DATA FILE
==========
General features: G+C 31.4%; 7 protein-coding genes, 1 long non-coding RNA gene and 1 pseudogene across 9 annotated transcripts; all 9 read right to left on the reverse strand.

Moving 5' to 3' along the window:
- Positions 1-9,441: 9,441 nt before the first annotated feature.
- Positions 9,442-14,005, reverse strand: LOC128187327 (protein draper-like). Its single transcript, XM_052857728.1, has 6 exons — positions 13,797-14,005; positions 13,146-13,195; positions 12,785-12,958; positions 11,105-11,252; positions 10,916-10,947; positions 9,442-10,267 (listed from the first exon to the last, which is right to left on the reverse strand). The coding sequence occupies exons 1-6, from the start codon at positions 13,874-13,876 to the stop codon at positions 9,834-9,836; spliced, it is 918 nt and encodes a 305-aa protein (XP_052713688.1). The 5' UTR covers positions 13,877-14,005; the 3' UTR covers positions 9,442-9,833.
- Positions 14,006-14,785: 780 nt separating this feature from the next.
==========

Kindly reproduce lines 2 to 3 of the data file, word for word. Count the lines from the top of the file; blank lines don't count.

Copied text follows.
Moving 5' to 3' along the window:
- Positions 1-9,441: 9,441 nt before the first annotated feature.